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Megaupload founder's extradition appeal to be livestreamed

The world can follow along with internet entrepreneur Kim Dotcom's extradition appeal almost in real-time, a New Zealand judge has ruled.

Michelle Starr Science editor
Michelle Starr is CNET's science editor, and she hopes to get you as enthralled with the wonders of the universe as she is. When she's not daydreaming about flying through space, she's daydreaming about bats.
Michelle Starr

Kim Dotcom, founder of file-sharing service Megaupload, is a wanted man in the US on charges of copyright infringement, racketeering and money laundering. In December of last year, a New Zealand court ruled that Dotcom could be extradited to his home in New Zealand to the US to face those charges.

This week, a New Zealand court began hearing Dotcom's appeal against the extradition, which is expected to last eight weeks. On the first day, Dotcom requested that he be allowed to live-stream the proceedings. After expressing irritation that the request had not been made in advance, High Court judge Justice Murray Gilbert granted permission, with a caveat that the stream be 20 minutes behind real-time.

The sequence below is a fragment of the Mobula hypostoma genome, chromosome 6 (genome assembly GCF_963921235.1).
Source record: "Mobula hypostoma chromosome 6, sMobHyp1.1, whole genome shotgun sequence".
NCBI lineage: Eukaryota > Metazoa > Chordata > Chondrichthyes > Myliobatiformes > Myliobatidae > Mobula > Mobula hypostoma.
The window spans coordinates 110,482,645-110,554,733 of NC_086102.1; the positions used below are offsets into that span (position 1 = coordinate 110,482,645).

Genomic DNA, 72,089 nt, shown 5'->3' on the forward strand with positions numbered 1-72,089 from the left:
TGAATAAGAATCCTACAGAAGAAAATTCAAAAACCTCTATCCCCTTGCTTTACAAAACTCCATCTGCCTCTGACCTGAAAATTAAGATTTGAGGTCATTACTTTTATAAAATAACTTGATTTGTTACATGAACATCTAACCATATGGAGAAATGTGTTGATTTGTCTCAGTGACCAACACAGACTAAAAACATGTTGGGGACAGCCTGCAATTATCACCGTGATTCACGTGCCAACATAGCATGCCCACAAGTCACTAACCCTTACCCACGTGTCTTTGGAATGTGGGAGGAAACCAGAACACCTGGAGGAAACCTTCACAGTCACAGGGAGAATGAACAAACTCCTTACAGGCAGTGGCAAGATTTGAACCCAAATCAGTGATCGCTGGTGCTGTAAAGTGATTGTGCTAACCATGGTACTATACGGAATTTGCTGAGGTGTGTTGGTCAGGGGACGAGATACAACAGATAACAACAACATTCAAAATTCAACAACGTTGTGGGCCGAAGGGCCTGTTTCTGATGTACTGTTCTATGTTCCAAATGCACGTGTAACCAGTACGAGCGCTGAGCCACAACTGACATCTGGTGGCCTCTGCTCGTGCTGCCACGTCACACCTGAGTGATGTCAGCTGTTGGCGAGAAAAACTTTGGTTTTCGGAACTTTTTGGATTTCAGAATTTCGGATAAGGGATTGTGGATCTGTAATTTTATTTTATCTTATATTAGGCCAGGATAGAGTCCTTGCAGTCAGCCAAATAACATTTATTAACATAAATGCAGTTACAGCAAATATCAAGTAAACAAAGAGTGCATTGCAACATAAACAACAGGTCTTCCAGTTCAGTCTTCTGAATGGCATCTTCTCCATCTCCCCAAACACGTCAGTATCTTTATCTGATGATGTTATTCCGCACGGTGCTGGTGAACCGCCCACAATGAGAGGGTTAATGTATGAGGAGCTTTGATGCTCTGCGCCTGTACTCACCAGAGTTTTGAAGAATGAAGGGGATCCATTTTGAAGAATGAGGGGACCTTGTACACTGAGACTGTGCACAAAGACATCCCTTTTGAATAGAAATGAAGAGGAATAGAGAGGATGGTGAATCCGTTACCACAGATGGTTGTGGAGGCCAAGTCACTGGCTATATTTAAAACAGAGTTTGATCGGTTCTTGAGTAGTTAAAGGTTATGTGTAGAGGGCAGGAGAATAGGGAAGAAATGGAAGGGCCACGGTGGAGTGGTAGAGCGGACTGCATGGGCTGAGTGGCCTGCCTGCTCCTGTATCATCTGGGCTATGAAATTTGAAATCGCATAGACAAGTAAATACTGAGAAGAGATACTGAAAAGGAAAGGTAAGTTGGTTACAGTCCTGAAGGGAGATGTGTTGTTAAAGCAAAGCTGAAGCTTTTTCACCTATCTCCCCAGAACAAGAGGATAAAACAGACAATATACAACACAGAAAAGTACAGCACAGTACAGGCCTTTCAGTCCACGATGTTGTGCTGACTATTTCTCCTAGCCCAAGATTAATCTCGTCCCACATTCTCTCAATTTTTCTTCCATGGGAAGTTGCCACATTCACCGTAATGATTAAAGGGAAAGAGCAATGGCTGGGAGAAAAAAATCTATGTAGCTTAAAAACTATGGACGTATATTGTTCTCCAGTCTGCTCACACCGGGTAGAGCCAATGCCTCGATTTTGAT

"It provides everybody in the world with a seat in the gallery of the New Zealand courtroom," Dotcom's lawyer, Ira Rothken, told the Associated Press.

The US prosecution believes that Megaupload cost copyright holders over $500 million in lost revenue. Dotcom's lawyers argue that the German-born entrepreneur cannot be held responsible for the actions of Megaupload's users.

The live stream for Kim Dotcom's extradition appeal is due to begin tomorrow. Stay tuned to Dotcom's Twitter feed for the link.